“Crazy” has become a part of common parlance. Many invoke the term to indicate that something lacks an apparent explanation. This understanding is rooted in ableist discourse. Distinguishing disability and impairment can help clarify why this is the case. Impairment refers to a material trait or characteristic. Disability describes the socially constructed expectations of value sets and spaces that confer privileges onto able-bodied people. Ableism confers privileges based upon a set of assumed expectations about embodied habitation of the world. Able-bodied privilege, like white privilege, relies on the repeated recreation of characteristics made both invisible and naturalized.
“Crazy” finds deep roots in discourses of ableism that stretch far into the past. These discourses have created an ever-shifting notion of what constitutes a normative, and thus privileged, mindset. Within the United States, one does not have to investigate far to find institutionalized marginalization of people pathologized as “crazy” or “insane” through imprisonment, so-called shock therapy, and other forms of abuse. “Craziness” and “insanity” intersect sexist, homophobic, and racist ideas, albeit are not limited to them.
Unfortunately, various activists invoke “crazy” and other synonymous ableist slurs within their causes. In the context of gun death, violence, and accidents, many anti-gun control and other conservative voices invoke an abstract mental health of those who commit mass gun death, especially when they are white. Many think pieces, such as “Stop Blaming Mental Illness for Mass Shootings” on Vox, explain and source why people with mental illness are more likely to be victims of violence than perpetrators. Similarly, it is fairly easy to observe that vocal pundits scapegoat American society’s poor handling of mental health as a justification for why gun control should not be enacted; a narrative never invoked when discussing extrajudicial violence aimed at black men. While many activists note this failure of institutional discourse, fewer contend with how many advocates describe the static rate of gun death and mass shootings as “insane” or “crazy.” When people use these words, they attempt to describe moments of violence they find incomprehensible. This choice of words locates people with mental illness as essentially not understandable or uncontrollable, through the ways that metaphor creates a bidirectional relationship of pseudo-equivalency. Using these words entrenches people with mental health illnesses as the Other. Doing so also obfuscates actually critiquing the forces that lead to the seeming perpetuality of mass shootings and gun death.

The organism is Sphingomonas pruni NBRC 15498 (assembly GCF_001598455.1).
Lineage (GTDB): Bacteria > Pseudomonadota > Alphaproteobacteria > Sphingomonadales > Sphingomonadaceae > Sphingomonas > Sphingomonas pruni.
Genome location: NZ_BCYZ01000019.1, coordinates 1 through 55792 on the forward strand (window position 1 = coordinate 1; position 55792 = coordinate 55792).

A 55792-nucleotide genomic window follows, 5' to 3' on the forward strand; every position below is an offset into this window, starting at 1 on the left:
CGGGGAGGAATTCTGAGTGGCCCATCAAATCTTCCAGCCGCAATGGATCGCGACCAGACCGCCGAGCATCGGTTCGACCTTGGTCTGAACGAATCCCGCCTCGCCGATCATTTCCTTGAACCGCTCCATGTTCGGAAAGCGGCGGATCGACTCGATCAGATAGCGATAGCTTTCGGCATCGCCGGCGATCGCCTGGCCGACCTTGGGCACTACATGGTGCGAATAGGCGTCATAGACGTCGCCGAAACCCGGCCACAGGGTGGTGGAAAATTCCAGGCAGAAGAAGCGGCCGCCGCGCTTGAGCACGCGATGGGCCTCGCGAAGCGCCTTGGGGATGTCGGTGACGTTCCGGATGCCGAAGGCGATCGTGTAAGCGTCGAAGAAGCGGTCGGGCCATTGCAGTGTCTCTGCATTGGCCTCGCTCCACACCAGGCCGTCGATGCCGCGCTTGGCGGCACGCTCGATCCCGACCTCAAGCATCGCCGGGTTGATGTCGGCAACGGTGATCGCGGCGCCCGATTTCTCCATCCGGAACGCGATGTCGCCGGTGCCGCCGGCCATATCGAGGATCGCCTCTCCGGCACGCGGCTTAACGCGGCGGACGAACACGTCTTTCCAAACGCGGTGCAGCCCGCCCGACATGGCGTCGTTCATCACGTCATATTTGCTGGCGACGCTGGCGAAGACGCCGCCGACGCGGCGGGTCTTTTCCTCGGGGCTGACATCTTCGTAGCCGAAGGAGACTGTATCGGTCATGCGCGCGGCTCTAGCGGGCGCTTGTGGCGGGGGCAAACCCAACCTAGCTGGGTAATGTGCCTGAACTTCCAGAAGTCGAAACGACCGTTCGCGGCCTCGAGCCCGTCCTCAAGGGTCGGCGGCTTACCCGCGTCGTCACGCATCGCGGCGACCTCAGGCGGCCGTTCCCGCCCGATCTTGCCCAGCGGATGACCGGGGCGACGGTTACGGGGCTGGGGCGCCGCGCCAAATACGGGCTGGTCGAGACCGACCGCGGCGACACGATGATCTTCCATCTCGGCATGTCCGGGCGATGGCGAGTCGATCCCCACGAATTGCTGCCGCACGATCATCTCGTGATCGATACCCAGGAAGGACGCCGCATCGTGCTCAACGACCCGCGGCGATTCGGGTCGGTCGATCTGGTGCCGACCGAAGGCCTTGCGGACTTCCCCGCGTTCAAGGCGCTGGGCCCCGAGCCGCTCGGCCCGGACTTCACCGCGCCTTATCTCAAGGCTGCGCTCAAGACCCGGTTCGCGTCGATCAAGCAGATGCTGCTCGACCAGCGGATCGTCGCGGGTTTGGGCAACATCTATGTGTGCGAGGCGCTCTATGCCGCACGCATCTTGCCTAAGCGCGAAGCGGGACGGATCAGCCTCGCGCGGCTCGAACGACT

Even though I describe ableism in particular relationship to mental health, it oppresses a much broader set of disabled identities. Saying someone “has been blinded by their privilege” is a trope that had been foisted upon me as defining of the campus left discourse at small liberal arts colleges. Though I do not remember ever hearing this phrase specifically, I hear “blind” being used as a synonym for unawareness. There are many ways to gain knowledge about the world, and blind is not synonymous with unawareness. This phrase is not random either. The preference of visual senses over all others is known as ocular-centricity. Not all cultures and people have this inclination.
Suffice it to say, unlearning ableist discourse is thoroughly integral to any type of advocacy for an equitable future.